The existing indexes will be merged into the Live Search engine

Friday, July 4, 2008

Link Resolver stats overview for first half of 2008

Just a brief glimpse of the usage statistics for SFX year-to-date. See the full reports on the Library Intranet (JustUs), password required.

Requests 207247 (number of clicks on 'Find It' button) - up 15% on 2007

Click Throughs 161891 (the number of times Link Resolver either found an e-holding OR user clicked on the 'Search Catalogue' link when no e-holding found) - up 11% on 2007

The databases providing the most link resolution requests are:
  • PsycInfo
  • Google Scholar
  • Web of Knowledge/Web of Science
  • Medline
In addition to ejournal holdings our link resolver initiated 23850 catalogue searches and delivered 2974 ebooks

The top epublishers were:
  • Elsevier
  • Gale
  • Proquest
  • Blackwell
  • Free Ejournals
  • Informaworld
  • Springer
  • Wiley
  • Ovid
  • Sage
The five most popular journals were:
  • Marine ecology progress series
  • The Australian journal of rural health
  • Aquaculture
  • Science
  • Marine biology
Approximately 70% of requests resulted in a fulltext service

Wiley InterScience swallowing Blackwell Journals Online (Synergy)

The Wiley merge of Blackwell Journals hasn't been as smooth as hoped. The database search appears be working and X Search returns the same number of hits for both Wiley and Synergy, and the A-Z list of databases both point to the same page (Wiley have arranged for all traffic to the old Synergy address to go to their site but I'm not sure if this due to a redirect or a DNS change).

The issues we are having are with our link resolver (Find It). There has been a lot of discussion the SFX listserv about users accessing the Synergy titles being sent to either the Wiley home page or to the journal's home page on Wiley.

Below is some information on the problem, it's ETA for resolution, and some stats on how the Wiley servers is coping with the additional journals (JCU had around 900 Blackwell titles and Synergy was a second most accessed ejournal publisher in the first five months of 2008 (Wiley is seventh))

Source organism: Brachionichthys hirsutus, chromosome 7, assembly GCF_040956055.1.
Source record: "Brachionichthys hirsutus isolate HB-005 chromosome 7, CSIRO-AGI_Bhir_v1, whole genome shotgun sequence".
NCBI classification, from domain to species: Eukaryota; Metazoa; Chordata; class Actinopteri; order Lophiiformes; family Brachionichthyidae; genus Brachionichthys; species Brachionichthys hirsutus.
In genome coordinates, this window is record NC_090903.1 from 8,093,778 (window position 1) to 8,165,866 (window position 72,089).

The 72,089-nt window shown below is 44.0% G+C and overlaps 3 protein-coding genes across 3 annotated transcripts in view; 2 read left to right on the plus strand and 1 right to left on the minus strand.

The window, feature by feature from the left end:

Dear all - Here is an update on some of the issues raised today about the Wiley InterScience transition:

Downtime - The site went down and was unavailable for a short time this afternoon and last night, UK time. We have now identified the same cause of both these periods of downtime and are therefore able to fix it to prevent it occurring for this reason again.

Access to subscribed journals - if you find that your access to particular titles is not set up, such as for non-Collection titles, then please submit your request via our Customer Services site as I suggested: This serves two purposes; 1) it will get your problem fixed and your access set up as you need it, and 2) it will enable our engineers to judge whether there is truly a pattern in the types of requests we're getting and therefore will help them to find a generic fix if there is.

OpenURL linking - we are working on this so that OpenURL / SFX links to Blackwell Synergy pages are redirected to the nearest equivalent page on Wiley InterScience rather than the homepage as is happening now. The fix may take a few days so apologies for this. Links to the Blackwell Synergy URLs which are constructed like so are working.

Athens - we are working to resolve this so that authentication works for all journals. It currently seems to work for some journals and not others.

Google Scholar - Lesley Crawshaw pointed out that yesterday Google Scholar search results weren't resolving to articles on Wiley InterScience for Blackwell journals. This was because yesterday Google chose not to search the site. We are checking that they are now indexing the site as promised.

DOIs - Colin MacLean raised the issue of DOI links not resolving to the appropriate article. We think this is because the article hasn't yet been loaded onto Wiley InterScience. As I mentioned, there is still some content which we are working through to upload and this can be found on our transition site:

Site activity - Just for your information I wanted to give you some feedback about initial activity on Wiley InterScience now that we've had one day with the added 1.6 million Blackwell articles. Since yesterday the response times have improved with 99% of pages being served in less than 2 seconds, usage is up 77% over the same period last week, and content delivered to customers is up 60% over last week, alongside the 43% increase in content on the site. Once we have resolved these final access, linking and content issues, we will of course expect this to rise still further.

If there are any other errors you'd like to report then please submit them via our Customer Services site as that way we can monitor them, report on them, fix them, and respond directly to you about them.